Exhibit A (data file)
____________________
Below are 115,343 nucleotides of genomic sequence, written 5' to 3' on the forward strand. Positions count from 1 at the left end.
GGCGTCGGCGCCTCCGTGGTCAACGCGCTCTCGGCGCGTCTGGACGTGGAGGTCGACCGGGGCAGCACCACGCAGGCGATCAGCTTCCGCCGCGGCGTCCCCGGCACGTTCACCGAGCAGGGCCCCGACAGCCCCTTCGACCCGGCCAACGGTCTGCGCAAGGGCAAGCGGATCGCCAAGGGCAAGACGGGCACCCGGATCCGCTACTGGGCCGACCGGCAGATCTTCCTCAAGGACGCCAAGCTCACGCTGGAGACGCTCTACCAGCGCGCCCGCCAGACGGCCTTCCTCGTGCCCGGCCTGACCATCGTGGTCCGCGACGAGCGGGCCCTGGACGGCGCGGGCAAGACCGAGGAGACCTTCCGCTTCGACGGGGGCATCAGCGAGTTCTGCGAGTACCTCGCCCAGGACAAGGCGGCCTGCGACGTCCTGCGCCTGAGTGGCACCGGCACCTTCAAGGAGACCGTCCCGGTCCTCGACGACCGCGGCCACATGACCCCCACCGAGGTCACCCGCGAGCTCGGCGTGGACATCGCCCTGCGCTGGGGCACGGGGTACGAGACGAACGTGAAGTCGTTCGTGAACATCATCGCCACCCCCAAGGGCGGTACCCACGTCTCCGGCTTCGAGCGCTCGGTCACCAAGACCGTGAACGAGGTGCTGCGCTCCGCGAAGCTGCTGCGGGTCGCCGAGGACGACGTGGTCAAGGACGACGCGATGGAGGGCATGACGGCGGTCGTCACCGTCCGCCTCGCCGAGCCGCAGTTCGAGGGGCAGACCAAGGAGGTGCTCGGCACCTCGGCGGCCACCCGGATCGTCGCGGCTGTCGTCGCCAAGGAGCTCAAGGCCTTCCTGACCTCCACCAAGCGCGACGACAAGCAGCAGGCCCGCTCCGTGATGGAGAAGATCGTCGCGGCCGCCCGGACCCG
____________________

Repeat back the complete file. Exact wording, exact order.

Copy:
Below are 115,343 nucleotides of genomic sequence, written 5' to 3' on the forward strand. Positions count from 1 at the left end.
GGCGTCGGCGCCTCCGTGGTCAACGCGCTCTCGGCGCGTCTGGACGTGGAGGTCGACCGGGGCAGCACCACGCAGGCGATCAGCTTCCGCCGCGGCGTCCCCGGCACGTTCACCGAGCAGGGCCCCGACAGCCCCTTCGACCCGGCCAACGGTCTGCGCAAGGGCAAGCGGATCGCCAAGGGCAAGACGGGCACCCGGATCCGCTACTGGGCCGACCGGCAGATCTTCCTCAAGGACGCCAAGCTCACGCTGGAGACGCTCTACCAGCGCGCCCGCCAGACGGCCTTCCTCGTGCCCGGCCTGACCATCGTGGTCCGCGACGAGCGGGCCCTGGACGGCGCGGGCAAGACCGAGGAGACCTTCCGCTTCGACGGGGGCATCAGCGAGTTCTGCGAGTACCTCGCCCAGGACAAGGCGGCCTGCGACGTCCTGCGCCTGAGTGGCACCGGCACCTTCAAGGAGACCGTCCCGGTCCTCGACGACCGCGGCCACATGACCCCCACCGAGGTCACCCGCGAGCTCGGCGTGGACATCGCCCTGCGCTGGGGCACGGGGTACGAGACGAACGTGAAGTCGTTCGTGAACATCATCGCCACCCCCAAGGGCGGTACCCACGTCTCCGGCTTCGAGCGCTCGGTCACCAAGACCGTGAACGAGGTGCTGCGCTCCGCGAAGCTGCTGCGGGTCGCCGAGGACGACGTGGTCAAGGACGACGCGATGGAGGGCATGACGGCGGTCGTCACCGTCCGCCTCGCCGAGCCGCAGTTCGAGGGGCAGACCAAGGAGGTGCTCGGCACCTCGGCGGCCACCCGGATCGTCGCGGCTGTCGTCGCCAAGGAGCTCAAGGCCTTCCTGACCTCCACCAAGCGCGACGACAAGCAGCAGGCCCGCTCCGTGATGGAGAAGATCGTCGCGGCCGCCCGGACCCG